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News Story
Updated: 06/18/2014 12:13:45AM

Carolina jessamine — herald of spring

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GardGate011713A

ARCADIAN PHOTO BY AL SMOKE

Carolina jessamine is one of our winter flowering native plants. A bright splash of yellow sparkling in the tree tops against a winter clear blue sky is a sure sign spring is on its way.

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ARCADIAN PHOTO BY AL SMOKE

Vines may be sparsely to densely foliated, with lance shaped leaves borne opposite along the reddish brown wiry stem. The leaves are shiny dark green above and duller beneath. The vine may be somewhat aggressive and may require some pruning.

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ARCADIAN PHOTO BY AL SMOKE

The fragrant bright yellow flowers are funnel shaped and from 1 to 1 1/2 in. long. They are borne in clusters on small stalks. The fruit is a capsule about 1/2 to 3/4 in. long.


By KAREN SMOKE

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A bright splash of yellow sparkling in the tree tops against a winter clear blue sky is a sure sign spring is on its way. Carolina jessamine, Gelsemium sempervirens, is a hardy climbing vine that blooms during late winter to early spring. Also sometimes referred to as Carolina jasmine, the genus name is a Latinazation of the Italian word for jasmine. The species name means evergreen, and this loosely twining vine is excellent to use to conceal a chain-link fence or to train on mailboxes, trellises and arbors where an evergreen vine is desired. It also may be grown as a groundcover, though if it finds something to climb it will readily ascend. Because it is not a heavy vine, it may be allowed to scramble over native trees and shrubs.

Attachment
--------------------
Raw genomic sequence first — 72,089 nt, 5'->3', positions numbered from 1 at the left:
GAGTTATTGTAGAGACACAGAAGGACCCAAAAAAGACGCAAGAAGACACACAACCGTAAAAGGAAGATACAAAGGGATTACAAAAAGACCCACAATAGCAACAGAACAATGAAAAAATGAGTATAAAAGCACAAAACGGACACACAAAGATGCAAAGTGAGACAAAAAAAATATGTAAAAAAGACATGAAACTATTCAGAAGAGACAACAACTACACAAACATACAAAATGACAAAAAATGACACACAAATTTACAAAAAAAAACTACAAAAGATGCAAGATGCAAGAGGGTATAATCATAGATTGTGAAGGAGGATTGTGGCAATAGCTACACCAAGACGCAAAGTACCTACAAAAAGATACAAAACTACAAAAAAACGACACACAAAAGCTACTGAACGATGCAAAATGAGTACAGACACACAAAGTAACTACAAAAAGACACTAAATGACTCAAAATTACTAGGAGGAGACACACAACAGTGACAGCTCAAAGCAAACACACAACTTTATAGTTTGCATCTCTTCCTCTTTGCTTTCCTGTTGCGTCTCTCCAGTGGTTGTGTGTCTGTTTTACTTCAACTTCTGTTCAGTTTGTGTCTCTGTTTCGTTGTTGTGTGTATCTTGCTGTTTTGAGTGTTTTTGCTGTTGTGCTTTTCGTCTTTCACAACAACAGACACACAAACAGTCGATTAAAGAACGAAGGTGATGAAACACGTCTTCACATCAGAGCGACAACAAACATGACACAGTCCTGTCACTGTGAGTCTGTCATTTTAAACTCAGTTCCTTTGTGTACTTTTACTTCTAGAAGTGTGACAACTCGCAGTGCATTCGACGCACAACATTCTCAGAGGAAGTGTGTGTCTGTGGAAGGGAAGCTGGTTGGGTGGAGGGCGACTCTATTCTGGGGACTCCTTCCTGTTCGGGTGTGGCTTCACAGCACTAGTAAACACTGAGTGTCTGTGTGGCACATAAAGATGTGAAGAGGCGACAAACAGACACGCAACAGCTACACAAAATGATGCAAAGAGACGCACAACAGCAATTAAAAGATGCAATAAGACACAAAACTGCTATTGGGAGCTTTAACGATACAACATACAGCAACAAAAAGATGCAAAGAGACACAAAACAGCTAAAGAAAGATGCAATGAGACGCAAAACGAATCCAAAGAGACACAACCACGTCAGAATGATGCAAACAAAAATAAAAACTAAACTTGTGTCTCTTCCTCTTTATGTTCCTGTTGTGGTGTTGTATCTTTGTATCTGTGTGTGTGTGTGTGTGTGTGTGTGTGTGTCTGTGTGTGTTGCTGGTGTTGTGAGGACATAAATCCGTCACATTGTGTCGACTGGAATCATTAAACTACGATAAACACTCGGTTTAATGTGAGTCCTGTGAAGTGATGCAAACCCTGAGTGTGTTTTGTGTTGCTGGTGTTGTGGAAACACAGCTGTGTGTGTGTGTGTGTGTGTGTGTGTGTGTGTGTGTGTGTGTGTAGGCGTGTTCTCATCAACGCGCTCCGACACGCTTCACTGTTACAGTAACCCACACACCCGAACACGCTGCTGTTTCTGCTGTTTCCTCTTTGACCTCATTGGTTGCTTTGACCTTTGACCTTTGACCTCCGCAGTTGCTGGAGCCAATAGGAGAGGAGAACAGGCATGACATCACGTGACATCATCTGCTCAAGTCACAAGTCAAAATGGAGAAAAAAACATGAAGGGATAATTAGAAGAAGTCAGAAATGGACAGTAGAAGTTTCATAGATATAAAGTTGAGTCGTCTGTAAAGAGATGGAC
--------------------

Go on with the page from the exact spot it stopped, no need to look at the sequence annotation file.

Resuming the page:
The fragrant bright yellow flowers are funnel-shaped and from 1 to 1½ inch long. They are borne in clusters on small stalks. The odor is pleasant but sometimes strong, but not as strong as the non-native jasmine. A species found in moist soils, G. rankinii, is less fragrant. The fruit is a capsule about ½ to ¾ inch long.

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